“If you had one shot, one opportunity, to seize everything you ever wanted – one moment – would you capture it, or just let it slip?”
So inquires Eminem in his Oscar-winning song from the soundtrack of 8 Mile, a film that stars the famous rapper in the role of freestyling protagonist ‘B-Rabbit.’
Board members at Brookfield Property Partners LP and GGP Inc. may have been separately considering, from differing vantage points, questions similar to Eminem’s in late March, when they agreed to terms for Brookfield’s purchase of a 66% stake in GGP. The deal will make GGP – the United States’ second-largest mall operator – fully owned by Brookfield, which already holds a 34% stake in the company.
While Detroit, the city where 8 Mile is set, is approximately equidistant – a little over 200 miles, as the crow flies – from Brookfield’s Toronto headquarters and GGP’s Chicago home base, there is by contrast a sizable disparity in pricing distance between the $23.50 per share cash portion of Brookfield’s offer, which GGP has accepted, and significantly higher valuations in the range of $24.50 to $34.00 per share that many analysts thought GGP should have merited. (The cash portion of the deal is limited to 61%, with the remaining portion comprised of Brookfield Property Partners LP units (“BPY”) or shares of a newly formed US REIT that will track shares of BPY.)
Implied cap rates for the cash portion of the deal are estimated to be in the high five-percent range, with the full offer pricing GGP north of a six-percent cap rate when considering the deal’s stock portion. By comparison, Unibail-Rodamco SE’s successful bid in December 2017 for another publicly listed high-end mall operator, Westfield Corporation, came in at a substantially lower estimated implied cap rate for US assets alone, in the high four-percent range. Both acquisitions are portfolio entity deals driven by public-to-public mergers and acquisitions market forces, but it is worth noting that the sales productivity of Westfield’s US assets, approaching $700 per square foot, is higher than sales productivity of under $600 per square foot for GGP’s assets, all of them located in the US, which is a factor that likely contributed to pricing variation. Another potential contributor is the inclusion of a substantial number of Class B assets in GGP’s portfolio, in addition to the portfolio’s considerable proportion of Class A properties, in a market environment where pricing for Class B assets has weakened considerably as the distinction between retail winners and losers becomes sharper.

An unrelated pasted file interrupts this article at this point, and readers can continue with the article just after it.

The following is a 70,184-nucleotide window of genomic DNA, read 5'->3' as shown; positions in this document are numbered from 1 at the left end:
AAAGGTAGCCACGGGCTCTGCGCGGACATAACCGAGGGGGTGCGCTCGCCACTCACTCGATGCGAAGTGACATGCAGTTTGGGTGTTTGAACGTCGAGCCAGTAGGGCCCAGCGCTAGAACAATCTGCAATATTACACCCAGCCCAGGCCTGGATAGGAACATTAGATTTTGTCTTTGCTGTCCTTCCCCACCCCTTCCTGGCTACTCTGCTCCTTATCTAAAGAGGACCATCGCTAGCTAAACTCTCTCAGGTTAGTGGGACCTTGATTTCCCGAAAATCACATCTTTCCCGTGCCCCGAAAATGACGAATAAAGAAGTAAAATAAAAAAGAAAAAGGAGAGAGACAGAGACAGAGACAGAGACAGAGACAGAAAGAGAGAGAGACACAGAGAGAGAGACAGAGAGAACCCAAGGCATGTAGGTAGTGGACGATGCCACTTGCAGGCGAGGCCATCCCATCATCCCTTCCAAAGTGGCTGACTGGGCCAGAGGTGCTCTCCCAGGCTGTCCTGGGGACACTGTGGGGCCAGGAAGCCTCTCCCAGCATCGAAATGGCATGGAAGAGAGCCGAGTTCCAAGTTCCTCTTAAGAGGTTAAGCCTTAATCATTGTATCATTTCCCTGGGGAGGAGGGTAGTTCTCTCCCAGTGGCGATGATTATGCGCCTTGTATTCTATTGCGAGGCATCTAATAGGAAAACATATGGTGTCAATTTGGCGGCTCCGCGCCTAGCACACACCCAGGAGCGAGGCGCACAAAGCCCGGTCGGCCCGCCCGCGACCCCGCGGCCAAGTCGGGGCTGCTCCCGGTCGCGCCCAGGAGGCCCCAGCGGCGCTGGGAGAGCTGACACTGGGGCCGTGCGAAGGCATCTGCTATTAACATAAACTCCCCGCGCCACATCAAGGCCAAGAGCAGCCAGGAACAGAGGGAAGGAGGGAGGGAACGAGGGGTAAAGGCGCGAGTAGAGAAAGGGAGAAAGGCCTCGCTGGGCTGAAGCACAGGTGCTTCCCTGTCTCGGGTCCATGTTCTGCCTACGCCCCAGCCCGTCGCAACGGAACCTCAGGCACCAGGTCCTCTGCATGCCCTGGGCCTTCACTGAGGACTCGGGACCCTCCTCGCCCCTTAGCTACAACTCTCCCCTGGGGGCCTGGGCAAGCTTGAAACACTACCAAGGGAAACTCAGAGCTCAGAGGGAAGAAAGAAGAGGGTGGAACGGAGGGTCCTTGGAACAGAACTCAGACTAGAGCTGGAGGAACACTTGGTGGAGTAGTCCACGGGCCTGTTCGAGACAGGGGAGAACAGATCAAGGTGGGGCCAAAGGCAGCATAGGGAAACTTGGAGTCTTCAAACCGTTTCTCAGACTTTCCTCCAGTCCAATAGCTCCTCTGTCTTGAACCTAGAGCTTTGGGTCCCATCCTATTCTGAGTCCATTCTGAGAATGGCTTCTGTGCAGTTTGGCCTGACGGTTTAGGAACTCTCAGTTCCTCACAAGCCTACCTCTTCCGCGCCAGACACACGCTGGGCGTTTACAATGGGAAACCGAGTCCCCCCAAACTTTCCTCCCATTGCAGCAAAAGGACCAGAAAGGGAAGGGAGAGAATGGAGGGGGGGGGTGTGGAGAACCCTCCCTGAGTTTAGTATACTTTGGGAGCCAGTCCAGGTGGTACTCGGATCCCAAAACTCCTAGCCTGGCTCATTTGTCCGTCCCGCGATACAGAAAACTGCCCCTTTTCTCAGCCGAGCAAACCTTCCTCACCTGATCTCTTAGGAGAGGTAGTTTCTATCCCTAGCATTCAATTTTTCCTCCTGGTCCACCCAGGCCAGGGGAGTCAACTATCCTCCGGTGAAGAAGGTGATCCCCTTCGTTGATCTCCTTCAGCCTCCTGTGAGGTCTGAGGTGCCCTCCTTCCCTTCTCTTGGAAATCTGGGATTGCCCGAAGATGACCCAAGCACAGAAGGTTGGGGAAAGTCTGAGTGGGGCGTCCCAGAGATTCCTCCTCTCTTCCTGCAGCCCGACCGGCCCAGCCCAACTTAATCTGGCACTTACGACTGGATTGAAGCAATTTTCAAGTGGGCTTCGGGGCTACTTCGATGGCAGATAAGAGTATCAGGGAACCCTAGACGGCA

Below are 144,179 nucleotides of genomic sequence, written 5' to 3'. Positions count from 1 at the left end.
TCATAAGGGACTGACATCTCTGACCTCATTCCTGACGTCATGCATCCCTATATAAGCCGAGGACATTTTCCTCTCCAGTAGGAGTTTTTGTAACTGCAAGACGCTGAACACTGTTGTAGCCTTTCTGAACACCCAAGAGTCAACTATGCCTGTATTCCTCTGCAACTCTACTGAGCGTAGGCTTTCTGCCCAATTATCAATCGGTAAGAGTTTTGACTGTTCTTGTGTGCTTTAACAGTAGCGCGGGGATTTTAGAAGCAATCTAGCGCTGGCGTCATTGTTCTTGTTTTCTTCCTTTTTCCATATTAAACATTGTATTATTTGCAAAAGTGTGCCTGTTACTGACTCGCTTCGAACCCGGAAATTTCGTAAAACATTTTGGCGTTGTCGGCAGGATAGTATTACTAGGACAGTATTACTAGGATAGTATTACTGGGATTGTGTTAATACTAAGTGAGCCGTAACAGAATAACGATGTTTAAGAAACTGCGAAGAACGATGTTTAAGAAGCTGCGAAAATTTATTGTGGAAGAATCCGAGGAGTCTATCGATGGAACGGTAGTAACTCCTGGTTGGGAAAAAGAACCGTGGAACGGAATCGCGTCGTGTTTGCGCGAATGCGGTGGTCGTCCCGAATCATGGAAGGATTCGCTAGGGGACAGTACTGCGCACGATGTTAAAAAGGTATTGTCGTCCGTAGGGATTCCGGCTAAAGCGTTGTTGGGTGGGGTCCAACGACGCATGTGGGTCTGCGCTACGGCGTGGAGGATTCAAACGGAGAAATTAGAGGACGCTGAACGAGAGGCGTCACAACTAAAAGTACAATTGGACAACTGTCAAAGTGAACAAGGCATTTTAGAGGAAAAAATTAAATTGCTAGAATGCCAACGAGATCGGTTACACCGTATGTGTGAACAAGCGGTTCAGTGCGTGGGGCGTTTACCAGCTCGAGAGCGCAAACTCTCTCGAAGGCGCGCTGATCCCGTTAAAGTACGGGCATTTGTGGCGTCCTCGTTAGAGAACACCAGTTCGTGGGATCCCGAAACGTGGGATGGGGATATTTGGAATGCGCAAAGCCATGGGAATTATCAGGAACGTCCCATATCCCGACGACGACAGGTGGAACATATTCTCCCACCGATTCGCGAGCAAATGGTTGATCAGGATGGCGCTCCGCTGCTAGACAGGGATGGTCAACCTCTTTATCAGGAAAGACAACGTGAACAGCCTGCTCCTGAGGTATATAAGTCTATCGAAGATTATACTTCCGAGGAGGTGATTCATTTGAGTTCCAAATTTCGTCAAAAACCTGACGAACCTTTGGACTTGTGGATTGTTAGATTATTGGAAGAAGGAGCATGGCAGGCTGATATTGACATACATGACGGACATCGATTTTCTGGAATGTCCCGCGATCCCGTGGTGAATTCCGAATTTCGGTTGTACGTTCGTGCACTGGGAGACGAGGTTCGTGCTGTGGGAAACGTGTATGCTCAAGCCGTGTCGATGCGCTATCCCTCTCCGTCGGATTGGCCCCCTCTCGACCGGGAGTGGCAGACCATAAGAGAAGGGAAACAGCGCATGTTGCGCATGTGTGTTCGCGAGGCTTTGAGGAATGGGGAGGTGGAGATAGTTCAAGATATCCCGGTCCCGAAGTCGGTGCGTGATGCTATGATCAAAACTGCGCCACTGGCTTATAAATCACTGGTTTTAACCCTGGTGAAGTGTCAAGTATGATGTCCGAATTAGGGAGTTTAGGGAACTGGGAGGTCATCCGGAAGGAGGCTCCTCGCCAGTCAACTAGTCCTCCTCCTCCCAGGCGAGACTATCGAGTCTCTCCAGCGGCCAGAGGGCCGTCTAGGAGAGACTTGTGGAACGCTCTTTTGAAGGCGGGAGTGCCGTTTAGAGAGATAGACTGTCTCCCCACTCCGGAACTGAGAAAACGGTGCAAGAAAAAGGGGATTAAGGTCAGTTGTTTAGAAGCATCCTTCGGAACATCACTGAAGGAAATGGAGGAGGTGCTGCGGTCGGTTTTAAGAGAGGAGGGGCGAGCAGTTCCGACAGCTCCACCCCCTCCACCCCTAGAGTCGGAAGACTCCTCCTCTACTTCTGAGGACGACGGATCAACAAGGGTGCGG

Even so, there is a comparatively wider gap between the Brookfield-GGP deal’s implied cap rate range and recent Open End Diversified Core Equity (“ODCE”) value-weighted appraisal cap rates for institutional-quality malls, which averaged 4.2% in the second half of 2017. The last major high-end mall transaction to be realized in the private markets took place in 2016, when GGP sold a partial interest in Las Vegas’ Fashion Show Mall to TIAA Global Asset Management in a deal with the even lower cap rate of 3.9%. The difference in cap rates between recent public-to-public Class A mall deals and private institutional-quality mall valuations may mean that a persisting portfolio discount is larger than some realize, with discounted public equity cost of capital likely playing a role as well.